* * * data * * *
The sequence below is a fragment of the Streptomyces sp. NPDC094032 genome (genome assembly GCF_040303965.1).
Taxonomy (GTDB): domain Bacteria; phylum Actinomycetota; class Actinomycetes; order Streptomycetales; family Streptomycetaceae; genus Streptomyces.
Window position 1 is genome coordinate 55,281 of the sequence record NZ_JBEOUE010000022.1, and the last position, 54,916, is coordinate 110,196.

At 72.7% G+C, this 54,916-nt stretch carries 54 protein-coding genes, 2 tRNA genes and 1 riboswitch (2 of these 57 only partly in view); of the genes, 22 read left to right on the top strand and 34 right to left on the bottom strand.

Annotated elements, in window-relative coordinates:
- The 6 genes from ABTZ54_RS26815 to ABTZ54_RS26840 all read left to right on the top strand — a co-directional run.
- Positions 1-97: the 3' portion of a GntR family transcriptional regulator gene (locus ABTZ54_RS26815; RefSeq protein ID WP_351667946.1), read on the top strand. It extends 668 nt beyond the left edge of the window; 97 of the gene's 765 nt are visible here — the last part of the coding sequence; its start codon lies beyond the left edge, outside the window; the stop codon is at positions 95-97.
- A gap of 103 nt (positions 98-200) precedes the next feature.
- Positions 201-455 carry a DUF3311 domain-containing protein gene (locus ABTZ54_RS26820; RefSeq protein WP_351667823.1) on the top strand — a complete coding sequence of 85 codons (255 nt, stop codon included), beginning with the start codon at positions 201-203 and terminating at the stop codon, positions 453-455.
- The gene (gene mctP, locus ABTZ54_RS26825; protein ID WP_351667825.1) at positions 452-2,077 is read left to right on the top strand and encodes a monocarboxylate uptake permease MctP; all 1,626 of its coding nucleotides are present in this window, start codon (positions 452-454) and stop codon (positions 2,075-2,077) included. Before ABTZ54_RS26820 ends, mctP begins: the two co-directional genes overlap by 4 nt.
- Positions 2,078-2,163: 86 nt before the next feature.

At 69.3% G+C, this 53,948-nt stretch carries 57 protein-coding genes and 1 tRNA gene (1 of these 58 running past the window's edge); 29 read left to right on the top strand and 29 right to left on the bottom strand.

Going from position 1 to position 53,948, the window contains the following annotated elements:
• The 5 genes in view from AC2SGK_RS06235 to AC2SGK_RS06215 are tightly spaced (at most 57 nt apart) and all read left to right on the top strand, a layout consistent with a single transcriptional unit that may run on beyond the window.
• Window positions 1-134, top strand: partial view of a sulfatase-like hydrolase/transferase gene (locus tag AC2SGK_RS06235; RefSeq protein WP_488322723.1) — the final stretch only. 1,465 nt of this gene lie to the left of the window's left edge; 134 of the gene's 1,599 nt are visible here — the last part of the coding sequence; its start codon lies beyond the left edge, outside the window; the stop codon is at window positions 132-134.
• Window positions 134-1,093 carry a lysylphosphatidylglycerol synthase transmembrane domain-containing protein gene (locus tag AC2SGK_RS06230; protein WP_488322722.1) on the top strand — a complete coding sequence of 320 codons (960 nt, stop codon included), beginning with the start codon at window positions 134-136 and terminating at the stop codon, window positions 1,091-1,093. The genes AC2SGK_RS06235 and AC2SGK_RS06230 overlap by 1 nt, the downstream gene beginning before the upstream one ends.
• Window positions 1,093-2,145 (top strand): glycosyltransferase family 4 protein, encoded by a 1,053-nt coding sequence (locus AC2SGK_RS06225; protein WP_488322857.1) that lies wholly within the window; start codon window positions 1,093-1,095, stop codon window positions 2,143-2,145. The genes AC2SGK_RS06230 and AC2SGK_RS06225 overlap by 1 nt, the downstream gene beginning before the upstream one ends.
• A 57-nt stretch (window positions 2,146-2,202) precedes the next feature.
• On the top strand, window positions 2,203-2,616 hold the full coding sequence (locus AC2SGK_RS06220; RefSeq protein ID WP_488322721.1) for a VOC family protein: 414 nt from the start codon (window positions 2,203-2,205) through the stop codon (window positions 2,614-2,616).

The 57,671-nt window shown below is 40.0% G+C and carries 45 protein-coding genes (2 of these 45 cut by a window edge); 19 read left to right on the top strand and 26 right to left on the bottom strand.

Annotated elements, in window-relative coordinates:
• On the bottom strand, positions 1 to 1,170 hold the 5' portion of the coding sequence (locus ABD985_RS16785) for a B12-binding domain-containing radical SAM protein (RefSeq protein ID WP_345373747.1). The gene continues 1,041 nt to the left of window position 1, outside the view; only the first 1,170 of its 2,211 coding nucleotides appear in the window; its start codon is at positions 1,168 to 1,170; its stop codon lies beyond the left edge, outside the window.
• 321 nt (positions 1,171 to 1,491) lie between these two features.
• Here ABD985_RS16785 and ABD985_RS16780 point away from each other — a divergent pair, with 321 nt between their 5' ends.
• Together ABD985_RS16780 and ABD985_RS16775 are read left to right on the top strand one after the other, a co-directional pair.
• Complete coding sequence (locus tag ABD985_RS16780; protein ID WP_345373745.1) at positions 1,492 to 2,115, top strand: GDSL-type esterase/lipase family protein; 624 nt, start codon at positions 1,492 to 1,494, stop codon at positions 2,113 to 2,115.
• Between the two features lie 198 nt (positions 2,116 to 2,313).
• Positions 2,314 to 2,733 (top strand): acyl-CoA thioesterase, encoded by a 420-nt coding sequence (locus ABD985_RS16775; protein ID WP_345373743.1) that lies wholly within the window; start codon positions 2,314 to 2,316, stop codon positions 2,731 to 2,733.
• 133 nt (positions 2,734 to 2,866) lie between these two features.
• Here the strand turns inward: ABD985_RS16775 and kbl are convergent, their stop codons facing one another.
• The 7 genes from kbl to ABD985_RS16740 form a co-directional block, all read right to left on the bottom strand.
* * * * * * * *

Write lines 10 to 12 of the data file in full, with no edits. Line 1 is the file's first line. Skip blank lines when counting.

- The gene (gene mctP, locus ABTZ54_RS26825; protein ID WP_351667825.1) at positions 452-2,077 is read left to right on the top strand and encodes a monocarboxylate uptake permease MctP; all 1,626 of its coding nucleotides are present in this window, start codon (positions 452-454) and stop codon (positions 2,075-2,077) included. Before ABTZ54_RS26820 ends, mctP begins: the two co-directional genes overlap by 4 nt.
- Positions 2,078-2,163: 86 nt before the next feature.

At 69.3% G+C, this 53,948-nt stretch carries 57 protein-coding genes and 1 tRNA gene (1 of these 58 running past the window's edge); 29 read left to right on the top strand and 29 right to left on the bottom strand.